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I've learnt a dynamic programming algorithm to find the "cheapest" path from A to B. Each sub path has an associated cost.

Each corner is calculated using
D(i,j).value = min( (D(i-1,j).value + D(i,j).x), (D(i,j-1).value + D(i,j).y))
Where x and y are the costs of the path on the left of the node and below the node.

I'm now having trouble figuring out the amount of possible cheapest paths in the best possible time.

Any suggestions?

http://www.freeimagehosting.net/uploads/f6e0884a2d.png

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7 Answers 7

up vote 2 down vote accepted

The dynamic programming approach you describe is called DAG shortest path. It only works on directed acyclic graphs (that is, graphs with no cycles). Its asymptotic runtime is O(V+E) (where V and E are the number of vertices and edges, respectively), which is faster than Dijkstra's algorithm.

I'm not sure, but are you asking how to calculate the number of paths which has length equal to the shortest path?

You can do that by maintaining predecessor information when you calculate the length of the shortest path. When you move to node j, store all pairs (i,j) such that going from i to j is part of a shortest path. One way to implement this is to add two fields, D(x,y).optimalUp and D(x,y).optimalRight (datatype boolean), indicating if you get an optimal solution if you entered (x,y) by going up or right, respectively. For example, set D(x,y).optimalUp to true if going up from (x,y-1) results in the cheapest path.

Then you can do a second pass to count the number of cheapest paths, using dynamic programming. Add another field, say D(x,y).count (integer) which holds the number of ways to go from A to (x,y) in the cheapest way. There are two ways to reach (x,y): Via (x-1,y) and (x,y-1). The count of (x,y-1) should only be added to the count of (x,y) if it is possible to achieve the cheapest path to (x,y) by going via (x,y-1). The same principle holds for (x-1,y).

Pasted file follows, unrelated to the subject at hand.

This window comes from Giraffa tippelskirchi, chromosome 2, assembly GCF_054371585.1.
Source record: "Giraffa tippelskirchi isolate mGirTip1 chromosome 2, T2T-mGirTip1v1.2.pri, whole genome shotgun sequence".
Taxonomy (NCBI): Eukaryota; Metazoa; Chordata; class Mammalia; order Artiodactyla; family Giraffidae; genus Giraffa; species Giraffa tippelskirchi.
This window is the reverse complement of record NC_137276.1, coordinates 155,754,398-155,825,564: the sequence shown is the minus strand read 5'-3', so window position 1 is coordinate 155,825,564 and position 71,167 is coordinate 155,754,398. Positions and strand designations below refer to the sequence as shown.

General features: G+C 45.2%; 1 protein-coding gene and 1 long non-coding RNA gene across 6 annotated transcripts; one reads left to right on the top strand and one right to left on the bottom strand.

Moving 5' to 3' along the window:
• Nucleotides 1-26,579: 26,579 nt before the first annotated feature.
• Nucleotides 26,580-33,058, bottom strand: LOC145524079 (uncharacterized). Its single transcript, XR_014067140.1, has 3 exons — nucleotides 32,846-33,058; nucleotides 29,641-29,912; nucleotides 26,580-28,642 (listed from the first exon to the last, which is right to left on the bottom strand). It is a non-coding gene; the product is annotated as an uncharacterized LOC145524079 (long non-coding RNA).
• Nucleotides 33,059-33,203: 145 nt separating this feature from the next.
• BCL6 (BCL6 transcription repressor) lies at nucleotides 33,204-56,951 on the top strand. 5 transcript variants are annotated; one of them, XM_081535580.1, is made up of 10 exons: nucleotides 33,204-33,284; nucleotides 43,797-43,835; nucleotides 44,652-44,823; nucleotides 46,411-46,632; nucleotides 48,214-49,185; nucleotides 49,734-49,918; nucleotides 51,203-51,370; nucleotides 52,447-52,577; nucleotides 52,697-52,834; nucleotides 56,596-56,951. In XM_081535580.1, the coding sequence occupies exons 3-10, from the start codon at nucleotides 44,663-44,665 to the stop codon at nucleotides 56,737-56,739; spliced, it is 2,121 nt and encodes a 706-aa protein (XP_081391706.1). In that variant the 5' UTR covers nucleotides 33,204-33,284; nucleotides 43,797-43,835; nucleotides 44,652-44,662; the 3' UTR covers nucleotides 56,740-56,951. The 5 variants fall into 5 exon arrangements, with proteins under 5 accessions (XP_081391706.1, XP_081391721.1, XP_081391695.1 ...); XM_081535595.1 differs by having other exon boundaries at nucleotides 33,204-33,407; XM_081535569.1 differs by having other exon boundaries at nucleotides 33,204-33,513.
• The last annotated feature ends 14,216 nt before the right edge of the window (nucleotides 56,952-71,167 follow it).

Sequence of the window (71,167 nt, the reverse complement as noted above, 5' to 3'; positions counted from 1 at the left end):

We then get the recurrence:

D(x,y).count =
    D(x,y).optimalUp   ? D(x,y-1).count : 0
  + D(x,y).optimalDown ? D(x-1,y).count : 0

( ?: is the conditional operator in C/C++/Java.)

Judging from your picture, it seems your graph is a grid. Beware that going only up or right need not result in the shortest path. In the graph below, the shortest path from A to B is 8, but you cannot achieve better than 12 if you go only right and up.

x -1-- x -1-- B
|      |      |
1      9      9
|      |      |
x -1-- x -1-- x
|      |      |
9      9      1
|      |      |
A -1-- x -1-- x

Since this is marked as homework, I won't be providing more details than this for now. This should nevertheless be a nudge in the right direction (if I have understood your problem correctly). Feel free to ask follow-up questions, though.

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Hi, You did understand the question correctly, although I neglected to mention that you can only go right and up. I didn't understand what your predecesessor list should contain. Also, you mentioned using a dynamic programming algorithm to count the number of paths with lengths equal to the shortest path- that's exactly what I'm having difficulty figuring out how to do. Any clarification/help would be appreciated. –  Dave Feb 6 '10 at 17:38
    
Added more detailed explanation on how to calculate the number of paths. –  stubbscroll Feb 6 '10 at 21:16

You're looking for Dijkstra's algorithm. It is a graph search algorithm that solves the single-source shortest path problem for a graph with nonnegative edge path costs, producing a shortest path tree.

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Do you think that's the simplest way of doing things? –  Dave Feb 5 '10 at 15:00
    
It's a classic. There are a great many graph spanning algorithms, but you should know about Dijkstra's if you're looking at that kind of thing. –  Joe Feb 5 '10 at 15:02
    
Yes, Dijkstra's is a brilliant algorithm that you really should learn if you are trying to solve something like this. It is extremely fast because each node is only visited at most once. –  Justin Peel Feb 6 '10 at 5:46